From Fiasco to Fanfare: What Netflix is Teaching Us About Digital Video

From social media to TV screens, digital video has come to dominate the entertainment industry. Now we’re watching as major platforms figure out which digital tactics will work best for them as we all navigate this new landscape. 

From focusing on original content to live streaming highly anticipated programming to diving into sports, streaming platforms are testing different strategies to bring in new viewers and retain existing ones. 

As you might have heard, Netflix is trying to focus on live stream programming—but the second time wasn’t the charm for the platform. 

Here, we’ll explore Netflix’s experience with live streaming so far and how digital video extends across platforms.


What Happened? 

If you haven’t seen or heard about the drama yet, let me fill you in. 

Netflix was set to air a live Love Is Blind reunion on the platform. Yep, live, as in you have to be there at a certain time to watch it. Talk about a throwback! As Stephen Graveman wrote in this MNTN piece, “…everything old is new again.” 

Except, when viewers got there, the content wasn’t quite ready. After being greeted with loading screens for more than 15 minutes, viewers realized this wasn’t going to be the experience they expected. 

Netflix began posting on social media to apologize for the delay. Then, later, they sent out another apology. Finally, they announced the programming wouldn’t be available until the following day. Still, around 6.5 million people watched the reunion after it aired. 

This wasn’t Netflix’s first shot at live entertainment. Back in March, it aired the stand-up special Chris Rock: Selective Outrage live, which seemed to go smoothly and created some dialogue around editing live programming on streaming platforms.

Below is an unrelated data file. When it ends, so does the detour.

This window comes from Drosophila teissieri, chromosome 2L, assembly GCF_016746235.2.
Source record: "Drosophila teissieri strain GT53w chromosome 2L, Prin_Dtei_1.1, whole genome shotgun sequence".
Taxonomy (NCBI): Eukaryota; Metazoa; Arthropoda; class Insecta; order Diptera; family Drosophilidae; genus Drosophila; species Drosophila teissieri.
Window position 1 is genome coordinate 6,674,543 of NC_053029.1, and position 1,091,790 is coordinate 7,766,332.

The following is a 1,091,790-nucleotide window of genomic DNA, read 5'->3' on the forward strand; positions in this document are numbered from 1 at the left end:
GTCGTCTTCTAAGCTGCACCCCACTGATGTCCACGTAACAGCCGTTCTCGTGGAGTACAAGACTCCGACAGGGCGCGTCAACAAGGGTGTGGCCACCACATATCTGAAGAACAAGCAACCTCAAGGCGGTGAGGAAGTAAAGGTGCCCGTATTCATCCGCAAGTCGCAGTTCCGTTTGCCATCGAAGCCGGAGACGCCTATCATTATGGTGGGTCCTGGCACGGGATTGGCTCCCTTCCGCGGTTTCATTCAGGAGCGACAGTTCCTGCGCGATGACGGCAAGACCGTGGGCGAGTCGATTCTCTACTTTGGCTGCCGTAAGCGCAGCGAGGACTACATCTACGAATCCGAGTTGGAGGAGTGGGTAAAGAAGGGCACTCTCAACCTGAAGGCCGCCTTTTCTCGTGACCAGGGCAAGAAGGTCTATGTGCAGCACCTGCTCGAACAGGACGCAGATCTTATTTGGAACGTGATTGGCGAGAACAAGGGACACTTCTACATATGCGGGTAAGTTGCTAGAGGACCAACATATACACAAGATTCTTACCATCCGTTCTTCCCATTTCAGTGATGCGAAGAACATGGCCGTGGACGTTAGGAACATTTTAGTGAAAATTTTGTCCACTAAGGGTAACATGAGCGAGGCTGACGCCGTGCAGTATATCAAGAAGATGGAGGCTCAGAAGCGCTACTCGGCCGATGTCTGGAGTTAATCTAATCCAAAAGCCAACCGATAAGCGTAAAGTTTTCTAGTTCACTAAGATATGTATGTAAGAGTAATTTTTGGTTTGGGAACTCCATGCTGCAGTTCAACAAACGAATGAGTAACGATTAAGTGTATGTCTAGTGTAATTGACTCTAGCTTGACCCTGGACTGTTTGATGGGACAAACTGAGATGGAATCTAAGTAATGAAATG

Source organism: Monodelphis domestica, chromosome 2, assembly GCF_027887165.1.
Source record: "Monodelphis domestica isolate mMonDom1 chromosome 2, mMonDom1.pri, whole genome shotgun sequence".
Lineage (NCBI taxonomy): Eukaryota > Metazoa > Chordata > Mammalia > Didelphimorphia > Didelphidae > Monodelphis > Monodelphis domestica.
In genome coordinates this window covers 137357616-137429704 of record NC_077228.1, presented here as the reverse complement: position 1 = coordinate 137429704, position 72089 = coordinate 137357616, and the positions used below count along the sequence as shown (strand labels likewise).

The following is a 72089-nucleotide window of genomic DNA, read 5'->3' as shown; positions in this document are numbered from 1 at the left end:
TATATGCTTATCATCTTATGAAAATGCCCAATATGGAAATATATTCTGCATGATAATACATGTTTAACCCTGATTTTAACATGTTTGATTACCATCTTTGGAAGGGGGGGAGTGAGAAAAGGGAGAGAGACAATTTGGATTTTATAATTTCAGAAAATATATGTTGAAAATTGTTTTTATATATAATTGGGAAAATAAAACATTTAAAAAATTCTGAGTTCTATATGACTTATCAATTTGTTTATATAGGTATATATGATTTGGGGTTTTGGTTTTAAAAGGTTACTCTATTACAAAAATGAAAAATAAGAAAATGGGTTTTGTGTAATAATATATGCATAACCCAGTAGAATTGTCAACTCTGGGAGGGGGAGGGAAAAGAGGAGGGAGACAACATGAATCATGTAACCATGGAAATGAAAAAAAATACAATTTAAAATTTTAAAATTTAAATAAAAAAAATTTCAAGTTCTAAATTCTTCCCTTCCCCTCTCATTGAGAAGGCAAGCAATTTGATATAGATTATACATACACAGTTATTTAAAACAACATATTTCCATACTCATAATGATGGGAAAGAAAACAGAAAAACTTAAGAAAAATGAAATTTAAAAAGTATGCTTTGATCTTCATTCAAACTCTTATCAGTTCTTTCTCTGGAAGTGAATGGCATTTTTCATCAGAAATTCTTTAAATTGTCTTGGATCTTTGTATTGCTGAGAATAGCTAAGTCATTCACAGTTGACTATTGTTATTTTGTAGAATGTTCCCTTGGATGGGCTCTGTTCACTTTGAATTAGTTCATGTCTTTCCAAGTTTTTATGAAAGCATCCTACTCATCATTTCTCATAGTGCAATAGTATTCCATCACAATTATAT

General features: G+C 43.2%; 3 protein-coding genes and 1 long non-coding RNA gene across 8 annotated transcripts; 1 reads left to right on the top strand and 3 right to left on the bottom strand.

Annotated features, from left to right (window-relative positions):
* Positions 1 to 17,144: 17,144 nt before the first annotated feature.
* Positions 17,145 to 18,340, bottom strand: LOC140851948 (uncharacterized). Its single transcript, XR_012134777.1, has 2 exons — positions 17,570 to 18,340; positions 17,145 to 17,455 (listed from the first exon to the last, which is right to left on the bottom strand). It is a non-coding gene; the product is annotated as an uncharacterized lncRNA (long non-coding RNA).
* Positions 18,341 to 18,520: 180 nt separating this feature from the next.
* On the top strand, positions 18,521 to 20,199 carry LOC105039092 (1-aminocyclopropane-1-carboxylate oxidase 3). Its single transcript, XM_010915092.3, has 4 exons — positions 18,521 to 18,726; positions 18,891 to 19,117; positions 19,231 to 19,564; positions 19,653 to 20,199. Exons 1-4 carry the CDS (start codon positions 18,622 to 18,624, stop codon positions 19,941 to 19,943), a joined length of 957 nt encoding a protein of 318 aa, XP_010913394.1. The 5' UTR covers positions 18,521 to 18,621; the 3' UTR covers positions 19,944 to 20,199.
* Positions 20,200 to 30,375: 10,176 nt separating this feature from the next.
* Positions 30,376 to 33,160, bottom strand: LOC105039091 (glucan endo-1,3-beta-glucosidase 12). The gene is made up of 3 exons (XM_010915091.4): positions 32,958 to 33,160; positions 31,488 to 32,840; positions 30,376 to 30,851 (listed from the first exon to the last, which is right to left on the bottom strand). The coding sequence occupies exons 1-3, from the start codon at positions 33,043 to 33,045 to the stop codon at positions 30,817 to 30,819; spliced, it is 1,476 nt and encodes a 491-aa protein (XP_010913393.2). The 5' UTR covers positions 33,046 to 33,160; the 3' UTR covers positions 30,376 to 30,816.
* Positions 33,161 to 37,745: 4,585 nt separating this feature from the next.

Was It Really a Fiasco? 

For Netflix, it obviously wasn’t ideal—but it certainly wasn’t devastating, either. Why? 

Well, first of all, we’re still talking about it. And, even though people were upset about it, Netflix announced they were using it as a learning opportunity and even cracked some jokes about it. 

It also showed Netflix knows what people want to watch—it just needs a bit more practice getting it to them on time. 

Now, when searching for the reunion, many of the related articles have moved to chat about the contents of the show, rather than focusing on the technical errors. We’re talking about digital video, after all, which moves quickly

When it comes to digital content in general, this provided great insights into audience behavior. This was a huge win in terms of how many people were ready and willing to show up for live programming. Plus, it showed they’re willing to use those second-screen devices to join in and talk about the show with their community. 

Make the Most of Digital Video

While this situation wasn’t ideal, it provided a lot of insights for the entire digital video industry as a whole. With those in mind, let’s take a look at how you can make the most of digital video content: